The campaign news release says:
"I hope Rudy Giuliani reads these books from top foreign policy experts," said campaign chairman Kent Snyder. "We have also included some Cliffs Notes in case Mr. Giuliani is too busy giving $100,000 speeches on national security."
Unfortunately, Giuliani apparently thinks he is fully educated, according to a campaign spokeswoman:
Mayor Giuliani said it best -- it is extraordinary and reckless to claim that the United States invited the attacks on September 11th," [Maria] Comella said. "And to further declare Rudy Giuliani needs to be educated on September 11th when millions of people around the world saw him dealing with these terrorist attacks firsthand is just as absurd."
That retort rather misses the point. Nobody doubts that Mayor Giuliani responded with swiftness and courage when the 9/11 attacks happened. His response to that event helped Americans rediscover a mayor who, through fiscal discipline and force of will, converted New York from an economic basket case to a vibrant, safe city that its residents and leaders can point to with pride.

But it says nothing about whether "America's Mayor" has studied the causes -- direct and indirect -- of those attacks. To say "I was there" is not to say "I know why it happened." Observing a solar eclipse does not make a man an astronomer, if he still thinks that the sun is being eaten by a snake, rather than being obscured by the moon.

There is bound to be disagreement among scholars, policymakers, journalists, and average-but-informed citizens about issues like this. The disagreements arise through discussion and debate, and appear frequently in the popular press, on talking-head TV programs, in documentary films, in the blogosphere, and in academic publications. Giuliani's remark during the Fox News debate about Ron Paul's view -- that "I don't think i've heard that before" -- indicates that he has not been paying attention to the discussion of the past six years.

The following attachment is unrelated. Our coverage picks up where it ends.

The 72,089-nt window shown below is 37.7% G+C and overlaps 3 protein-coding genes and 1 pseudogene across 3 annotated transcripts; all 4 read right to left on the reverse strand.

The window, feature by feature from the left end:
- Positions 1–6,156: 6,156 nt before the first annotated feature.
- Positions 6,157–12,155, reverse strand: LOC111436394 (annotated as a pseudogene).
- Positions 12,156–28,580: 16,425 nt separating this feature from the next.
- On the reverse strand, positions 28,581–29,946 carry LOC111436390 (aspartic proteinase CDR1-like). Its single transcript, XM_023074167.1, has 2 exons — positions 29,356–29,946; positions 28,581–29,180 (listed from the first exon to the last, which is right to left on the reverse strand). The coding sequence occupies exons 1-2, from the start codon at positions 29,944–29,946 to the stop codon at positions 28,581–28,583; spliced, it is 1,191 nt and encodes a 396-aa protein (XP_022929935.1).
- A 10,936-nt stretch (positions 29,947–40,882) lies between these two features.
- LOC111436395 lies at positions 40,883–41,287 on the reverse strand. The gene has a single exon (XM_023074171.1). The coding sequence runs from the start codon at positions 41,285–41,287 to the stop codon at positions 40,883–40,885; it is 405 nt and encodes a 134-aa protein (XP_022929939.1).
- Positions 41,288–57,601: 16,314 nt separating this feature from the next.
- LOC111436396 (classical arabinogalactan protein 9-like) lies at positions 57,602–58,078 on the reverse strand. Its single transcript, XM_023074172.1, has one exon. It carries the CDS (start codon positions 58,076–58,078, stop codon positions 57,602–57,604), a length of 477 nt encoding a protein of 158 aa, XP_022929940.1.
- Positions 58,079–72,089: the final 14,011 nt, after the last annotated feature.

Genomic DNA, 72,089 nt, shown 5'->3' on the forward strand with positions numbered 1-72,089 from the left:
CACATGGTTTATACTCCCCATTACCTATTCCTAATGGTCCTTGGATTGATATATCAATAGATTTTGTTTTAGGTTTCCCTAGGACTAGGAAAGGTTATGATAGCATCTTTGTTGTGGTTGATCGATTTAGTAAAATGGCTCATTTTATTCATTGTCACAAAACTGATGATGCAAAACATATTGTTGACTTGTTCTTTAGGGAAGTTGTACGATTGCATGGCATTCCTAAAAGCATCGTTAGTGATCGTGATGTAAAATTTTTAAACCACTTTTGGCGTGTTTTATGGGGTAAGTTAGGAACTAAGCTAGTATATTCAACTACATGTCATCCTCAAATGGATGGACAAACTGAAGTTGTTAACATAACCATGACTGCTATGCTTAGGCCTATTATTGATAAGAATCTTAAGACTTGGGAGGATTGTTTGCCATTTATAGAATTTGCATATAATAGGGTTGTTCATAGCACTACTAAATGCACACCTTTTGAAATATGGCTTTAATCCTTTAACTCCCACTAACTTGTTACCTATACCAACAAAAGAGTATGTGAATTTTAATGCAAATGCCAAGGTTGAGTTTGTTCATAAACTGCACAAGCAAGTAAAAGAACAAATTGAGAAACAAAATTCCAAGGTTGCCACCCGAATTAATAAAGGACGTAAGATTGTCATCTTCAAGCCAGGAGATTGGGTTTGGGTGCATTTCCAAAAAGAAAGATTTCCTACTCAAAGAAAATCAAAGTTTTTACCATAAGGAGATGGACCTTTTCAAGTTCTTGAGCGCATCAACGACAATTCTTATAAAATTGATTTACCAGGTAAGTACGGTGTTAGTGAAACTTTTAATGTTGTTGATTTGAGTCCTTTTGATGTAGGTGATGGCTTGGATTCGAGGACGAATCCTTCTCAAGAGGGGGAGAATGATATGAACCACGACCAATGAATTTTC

Now he's got a chance to catch up. There is plenty of time for reading -- or listening to audio books -- on the campaign bus.

Carnival Mea Culpa

I have to beg forgiveness of some recent carnival hosts. They have mentioned posts from this blog but I have failed to acknowledge them.

On April 30, the first edition of the Carnival of Commentary featured my post on the First Amendment and political speech, reporting on a forum held at the Cato Institute last month. Since it appeared, there have been two more editions -- #2 and Numero Tres.

Market Anarchy
describes itself as "the only blog carnival for anarcho-capitalists and lovers of freedom." Its second edition, published April 29, included a mention of my piece on Pope Benedict XVI and capitalism. The next edition of this carnival is scheduled to appear May 29 at Hellbound Allee.

This week's Catholic Carnival (number 120 in the series, headlined "The Catholic Worldview) is hosted by A Catholic Mom Climbing the Pillars. It leads with my reminiscence of my First Holy Communion at St. Agnes Church some 40 years ago.

Finally, it may be worth noting that the next Carnival of Principled Government is scheduled for May 28 at Movement of Existence. This carnival features submissions "from any political view on the relevant topic of the founding principles of the United States."

Tuesday, May 22, 2007

May 22, 1977


On Sunday, May 22, 1977, the world was three days away from the premiere of Star Wars (later known as Episode IV - A New Hope), a movie that changed popular culture and political discourse.